Design Research: A Conversation With Steve Portigal (pt. 2)

Here’s part 2 of my conversation with LukeW. Please see Functioning Form for part 1.

Luke Wroblewski

Let me try to clarify by taking a step back. I see field research as a way to remove some of the tarnish that comes with more “traditional” market research like focus groups and surveys. The common perspective is that people in a focus group or survey won’t really tell you what they want or how they do things because often times -they can’t. They are a level removed from the actual activity and as a result may leave out key details or considerations they use the make decisions.

The classic example, and I can’t recall where I first read it, is the washing machine manufacturer that polls thousands of potential customers and asks them “what features do you want in a washing machine?” The responses they get back are: “just the basics”; “i just want a simple setting for colors and whites”; “nothing too fancy”; etc. So the company makes a bunch of no-frills, feature-lite machines and they don’t sell because when it actually comes time to buy a machine the same people that said they want “simple above all else” fall prey to feature-sheen. “Oooh but this one has more features…” I’m sure you’ve heard a similar tale or two.

So what we have here is people saying they do one thing then going out and doing something totally different. Field research should ideally be there at the point of the sale -in context- to enable the company to see what really happens.

Now let’s go back to my original question about digital context. In all the methods you described above -great list by the way!- we’re asking people to tell us what they’re doing rather than being there -in context- when they are doing it.

Maybe I’m picking nits here but I know there are lots of “hidden” subtleties within digital social systems that govern how people behave. There are contexts of when and where that alter behavior. As an example, during a home visit a buyer on eBay may tell you: “I leave positive feedback when I get an item in good condition.” Their actual behavior, however, differs. They may or may not leave feedback based on the type of seller (professional or amateur), how much feedback they have, how much feedback the seller has, the category they are buying from, their intentions for the item after they get it (resell, return), and so on.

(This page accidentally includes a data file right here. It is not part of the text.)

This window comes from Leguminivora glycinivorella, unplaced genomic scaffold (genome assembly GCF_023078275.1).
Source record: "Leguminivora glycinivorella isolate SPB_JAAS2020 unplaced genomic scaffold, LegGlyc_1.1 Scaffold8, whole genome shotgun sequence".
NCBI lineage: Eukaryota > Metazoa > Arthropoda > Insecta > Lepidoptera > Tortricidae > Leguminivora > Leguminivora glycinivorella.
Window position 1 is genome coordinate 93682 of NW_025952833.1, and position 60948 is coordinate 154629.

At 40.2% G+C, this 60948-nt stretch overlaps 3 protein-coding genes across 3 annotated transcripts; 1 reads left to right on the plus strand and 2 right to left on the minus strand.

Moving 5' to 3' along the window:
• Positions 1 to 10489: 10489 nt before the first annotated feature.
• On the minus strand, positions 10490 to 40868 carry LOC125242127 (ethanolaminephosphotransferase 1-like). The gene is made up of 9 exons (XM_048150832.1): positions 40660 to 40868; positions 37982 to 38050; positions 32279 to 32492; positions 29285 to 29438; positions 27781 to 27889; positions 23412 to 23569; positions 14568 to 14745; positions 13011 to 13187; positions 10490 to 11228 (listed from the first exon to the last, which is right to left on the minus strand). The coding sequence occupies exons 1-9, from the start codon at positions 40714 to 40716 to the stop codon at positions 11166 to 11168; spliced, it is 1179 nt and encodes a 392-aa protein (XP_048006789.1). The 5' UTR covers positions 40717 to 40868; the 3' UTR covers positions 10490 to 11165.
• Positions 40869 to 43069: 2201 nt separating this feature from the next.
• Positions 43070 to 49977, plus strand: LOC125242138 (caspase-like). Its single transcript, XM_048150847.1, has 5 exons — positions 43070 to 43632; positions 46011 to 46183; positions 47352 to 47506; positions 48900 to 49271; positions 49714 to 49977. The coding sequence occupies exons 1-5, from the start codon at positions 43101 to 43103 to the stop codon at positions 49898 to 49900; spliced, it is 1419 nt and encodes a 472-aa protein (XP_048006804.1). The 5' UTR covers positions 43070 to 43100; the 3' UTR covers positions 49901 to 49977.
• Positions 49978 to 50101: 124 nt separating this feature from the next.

I guess when I think of people that spend hours every day immersed in something like World of Warcraft I feel there’s more to their behavior and motivations in that digital space than they can explain in words. How can we be a fly on the wall within that digital context? Or is what I’m looking for already covered by the methods you outlined?

Steve Portigal

Any situation where you have someone telling you about their own behavior is going to include some amount of bias (and let’s pretend for the sake of discussion that our own bias isn’t an additional factor). In focus groups, those influences are hard to leverage (complex peer dynamics, sterile environment, closed-ended discussion), but in contextual research, we can try to take advantage of showing and telling, for instance. Having someone walk through their previous feedback log, and explain, is illustrative of patterns that person may not explicitly be telling us.

Q: Are you leaving feedback for the seller?

A: I leave positive feedback; it’s really important, I usually will look at the condition and decide based on that.

Q: [points to computer screen]Can you walk us through some examples of feedback?

A: Sure, umm, here’s one I left last week. The item was in pretty good condition, so, well, I only left 2 stars, because I didn’t get it right away. And this one here, I left 4 stars because the last time I bought from them it was great. Yeah.

Q: What’s that icon over there?

A: Oh, there’s a bunch of items awaiting feedback.

Q: How often does that happen?